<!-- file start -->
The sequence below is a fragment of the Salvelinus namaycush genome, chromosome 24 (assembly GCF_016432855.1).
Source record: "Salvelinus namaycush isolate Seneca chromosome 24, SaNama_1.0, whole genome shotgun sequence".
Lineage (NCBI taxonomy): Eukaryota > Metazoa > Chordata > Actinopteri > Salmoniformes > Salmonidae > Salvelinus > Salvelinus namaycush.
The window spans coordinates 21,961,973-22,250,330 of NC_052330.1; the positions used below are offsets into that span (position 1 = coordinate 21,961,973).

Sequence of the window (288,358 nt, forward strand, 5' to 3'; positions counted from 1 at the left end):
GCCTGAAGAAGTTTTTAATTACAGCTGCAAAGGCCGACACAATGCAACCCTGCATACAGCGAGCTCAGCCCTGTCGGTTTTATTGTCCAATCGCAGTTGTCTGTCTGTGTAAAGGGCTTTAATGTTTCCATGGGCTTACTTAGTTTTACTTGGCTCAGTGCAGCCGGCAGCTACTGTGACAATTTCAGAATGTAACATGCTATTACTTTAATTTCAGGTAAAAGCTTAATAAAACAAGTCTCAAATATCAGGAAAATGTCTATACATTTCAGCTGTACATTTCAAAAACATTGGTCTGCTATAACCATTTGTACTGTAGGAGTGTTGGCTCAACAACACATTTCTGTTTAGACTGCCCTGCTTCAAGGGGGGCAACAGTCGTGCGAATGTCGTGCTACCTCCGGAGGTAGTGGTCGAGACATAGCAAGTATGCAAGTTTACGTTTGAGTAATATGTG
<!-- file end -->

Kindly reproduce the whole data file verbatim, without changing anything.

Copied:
The sequence below is a fragment of the Salvelinus namaycush genome, chromosome 24 (assembly GCF_016432855.1).
Source record: "Salvelinus namaycush isolate Seneca chromosome 24, SaNama_1.0, whole genome shotgun sequence".
Lineage (NCBI taxonomy): Eukaryota > Metazoa > Chordata > Actinopteri > Salmoniformes > Salmonidae > Salvelinus > Salvelinus namaycush.
The window spans coordinates 21,961,973-22,250,330 of NC_052330.1; the positions used below are offsets into that span (position 1 = coordinate 21,961,973).

Sequence of the window (288,358 nt, forward strand, 5' to 3'; positions counted from 1 at the left end):
GCCTGAAGAAGTTTTTAATTACAGCTGCAAAGGCCGACACAATGCAACCCTGCATACAGCGAGCTCAGCCCTGTCGGTTTTATTGTCCAATCGCAGTTGTCTGTCTGTGTAAAGGGCTTTAATGTTTCCATGGGCTTACTTAGTTTTACTTGGCTCAGTGCAGCCGGCAGCTACTGTGACAATTTCAGAATGTAACATGCTATTACTTTAATTTCAGGTAAAAGCTTAATAAAACAAGTCTCAAATATCAGGAAAATGTCTATACATTTCAGCTGTACATTTCAAAAACATTGGTCTGCTATAACCATTTGTACTGTAGGAGTGTTGGCTCAACAACACATTTCTGTTTAGACTGCCCTGCTTCAAGGGGGGCAACAGTCGTGCGAATGTCGTGCTACCTCCGGAGGTAGTGGTCGAGACATAGCAAGTATGCAAGTTTACGTTTGAGTAATATGTG